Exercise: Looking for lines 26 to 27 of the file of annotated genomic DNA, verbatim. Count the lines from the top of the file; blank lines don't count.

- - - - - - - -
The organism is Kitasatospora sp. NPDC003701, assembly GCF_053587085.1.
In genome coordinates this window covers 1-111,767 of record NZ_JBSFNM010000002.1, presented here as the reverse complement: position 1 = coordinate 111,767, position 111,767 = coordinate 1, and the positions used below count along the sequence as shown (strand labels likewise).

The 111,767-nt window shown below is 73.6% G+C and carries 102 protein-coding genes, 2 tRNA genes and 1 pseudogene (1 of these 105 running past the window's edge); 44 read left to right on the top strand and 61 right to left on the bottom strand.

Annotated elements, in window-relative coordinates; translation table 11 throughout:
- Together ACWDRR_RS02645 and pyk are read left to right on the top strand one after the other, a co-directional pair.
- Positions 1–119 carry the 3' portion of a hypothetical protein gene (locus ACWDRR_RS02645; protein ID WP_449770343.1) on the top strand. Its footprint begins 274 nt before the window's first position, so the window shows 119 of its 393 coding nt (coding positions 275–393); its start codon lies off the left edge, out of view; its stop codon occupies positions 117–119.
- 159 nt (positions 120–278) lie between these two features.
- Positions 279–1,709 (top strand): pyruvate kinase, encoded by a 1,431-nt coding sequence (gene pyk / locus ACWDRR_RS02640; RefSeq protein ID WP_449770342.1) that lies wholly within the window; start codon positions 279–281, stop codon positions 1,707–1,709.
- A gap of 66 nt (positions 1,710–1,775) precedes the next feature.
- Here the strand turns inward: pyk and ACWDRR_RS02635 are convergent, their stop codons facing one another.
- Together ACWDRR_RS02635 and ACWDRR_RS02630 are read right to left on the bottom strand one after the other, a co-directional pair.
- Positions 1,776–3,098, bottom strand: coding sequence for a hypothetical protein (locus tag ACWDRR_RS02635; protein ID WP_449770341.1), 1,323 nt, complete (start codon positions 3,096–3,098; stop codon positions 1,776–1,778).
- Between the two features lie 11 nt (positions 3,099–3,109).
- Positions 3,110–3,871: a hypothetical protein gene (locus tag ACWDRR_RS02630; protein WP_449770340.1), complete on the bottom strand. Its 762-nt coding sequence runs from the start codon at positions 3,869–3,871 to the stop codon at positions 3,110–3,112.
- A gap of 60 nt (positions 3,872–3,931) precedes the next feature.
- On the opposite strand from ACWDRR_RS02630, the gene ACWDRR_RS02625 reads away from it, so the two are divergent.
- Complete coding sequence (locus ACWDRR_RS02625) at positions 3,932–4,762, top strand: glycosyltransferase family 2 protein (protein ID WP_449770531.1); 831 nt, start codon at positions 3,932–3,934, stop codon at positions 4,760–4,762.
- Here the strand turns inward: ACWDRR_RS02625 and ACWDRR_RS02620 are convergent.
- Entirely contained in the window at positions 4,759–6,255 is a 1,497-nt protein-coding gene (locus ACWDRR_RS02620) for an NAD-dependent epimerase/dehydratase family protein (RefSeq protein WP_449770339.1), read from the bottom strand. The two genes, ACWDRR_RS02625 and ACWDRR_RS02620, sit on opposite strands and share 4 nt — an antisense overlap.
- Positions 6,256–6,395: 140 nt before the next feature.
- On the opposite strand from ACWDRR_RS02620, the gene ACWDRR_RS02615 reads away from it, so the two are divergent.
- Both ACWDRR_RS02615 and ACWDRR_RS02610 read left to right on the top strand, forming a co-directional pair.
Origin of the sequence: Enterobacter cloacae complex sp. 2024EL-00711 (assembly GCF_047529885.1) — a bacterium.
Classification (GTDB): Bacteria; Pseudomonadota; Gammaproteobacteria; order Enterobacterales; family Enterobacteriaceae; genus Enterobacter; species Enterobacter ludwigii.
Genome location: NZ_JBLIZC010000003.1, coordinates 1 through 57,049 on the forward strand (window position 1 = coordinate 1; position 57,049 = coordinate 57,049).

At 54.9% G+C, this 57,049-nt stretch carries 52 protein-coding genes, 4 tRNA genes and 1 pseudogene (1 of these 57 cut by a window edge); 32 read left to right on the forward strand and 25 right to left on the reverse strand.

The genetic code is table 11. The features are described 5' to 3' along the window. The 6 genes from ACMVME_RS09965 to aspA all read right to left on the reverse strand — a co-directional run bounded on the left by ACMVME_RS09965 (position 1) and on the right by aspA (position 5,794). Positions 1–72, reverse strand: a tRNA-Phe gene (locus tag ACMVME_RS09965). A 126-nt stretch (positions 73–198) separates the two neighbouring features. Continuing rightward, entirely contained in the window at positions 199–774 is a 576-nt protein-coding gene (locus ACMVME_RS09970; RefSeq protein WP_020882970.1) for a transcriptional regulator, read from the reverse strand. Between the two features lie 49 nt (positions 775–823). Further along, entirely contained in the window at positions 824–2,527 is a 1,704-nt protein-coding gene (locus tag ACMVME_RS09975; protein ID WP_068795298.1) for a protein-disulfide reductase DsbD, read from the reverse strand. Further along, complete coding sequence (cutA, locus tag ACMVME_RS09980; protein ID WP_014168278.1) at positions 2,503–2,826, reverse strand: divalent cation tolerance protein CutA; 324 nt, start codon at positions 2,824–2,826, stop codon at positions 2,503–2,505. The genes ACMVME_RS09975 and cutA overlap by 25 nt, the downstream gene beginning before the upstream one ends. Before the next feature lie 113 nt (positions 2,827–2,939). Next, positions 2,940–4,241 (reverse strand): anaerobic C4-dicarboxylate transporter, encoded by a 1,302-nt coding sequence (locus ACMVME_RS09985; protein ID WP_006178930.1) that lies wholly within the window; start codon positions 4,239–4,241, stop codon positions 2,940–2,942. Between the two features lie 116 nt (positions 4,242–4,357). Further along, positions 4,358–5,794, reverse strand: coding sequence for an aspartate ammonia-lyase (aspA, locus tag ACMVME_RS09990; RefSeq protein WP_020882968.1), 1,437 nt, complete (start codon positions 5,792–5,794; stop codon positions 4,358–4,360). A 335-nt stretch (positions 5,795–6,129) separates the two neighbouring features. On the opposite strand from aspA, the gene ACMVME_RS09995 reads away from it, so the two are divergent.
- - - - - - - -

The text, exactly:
At 54.9% G+C, this 57,049-nt stretch carries 52 protein-coding genes, 4 tRNA genes and 1 pseudogene (1 of these 57 cut by a window edge); 32 read left to right on the forward strand and 25 right to left on the reverse strand.

The genetic code is table 11. The features are described 5' to 3' along the window. The 6 genes from ACMVME_RS09965 to aspA all read right to left on the reverse strand — a co-directional run bounded on the left by ACMVME_RS09965 (position 1) and on the right by aspA (position 5,794). Positions 1–72, reverse strand: a tRNA-Phe gene (locus tag ACMVME_RS09965). A 126-nt stretch (positions 73–198) separates the two neighbouring features. Continuing rightward, entirely contained in the window at positions 199–774 is a 576-nt protein-coding gene (locus ACMVME_RS09970; RefSeq protein WP_020882970.1) for a transcriptional regulator, read from the reverse strand. Between the two features lie 49 nt (positions 775–823). Further along, entirely contained in the window at positions 824–2,527 is a 1,704-nt protein-coding gene (locus tag ACMVME_RS09975; protein ID WP_068795298.1) for a protein-disulfide reductase DsbD, read from the reverse strand. Further along, complete coding sequence (cutA, locus tag ACMVME_RS09980; protein ID WP_014168278.1) at positions 2,503–2,826, reverse strand: divalent cation tolerance protein CutA; 324 nt, start codon at positions 2,824–2,826, stop codon at positions 2,503–2,505. The genes ACMVME_RS09975 and cutA overlap by 25 nt, the downstream gene beginning before the upstream one ends. Before the next feature lie 113 nt (positions 2,827–2,939). Next, positions 2,940–4,241 (reverse strand): anaerobic C4-dicarboxylate transporter, encoded by a 1,302-nt coding sequence (locus ACMVME_RS09985; protein ID WP_006178930.1) that lies wholly within the window; start codon positions 4,239–4,241, stop codon positions 2,940–2,942. Between the two features lie 116 nt (positions 4,242–4,357). Further along, positions 4,358–5,794, reverse strand: coding sequence for an aspartate ammonia-lyase (aspA, locus tag ACMVME_RS09990; RefSeq protein WP_020882968.1), 1,437 nt, complete (start codon positions 5,792–5,794; stop codon positions 4,358–4,360). A 335-nt stretch (positions 5,795–6,129) separates the two neighbouring features. On the opposite strand from aspA, the gene ACMVME_RS09995 reads away from it, so the two are divergent.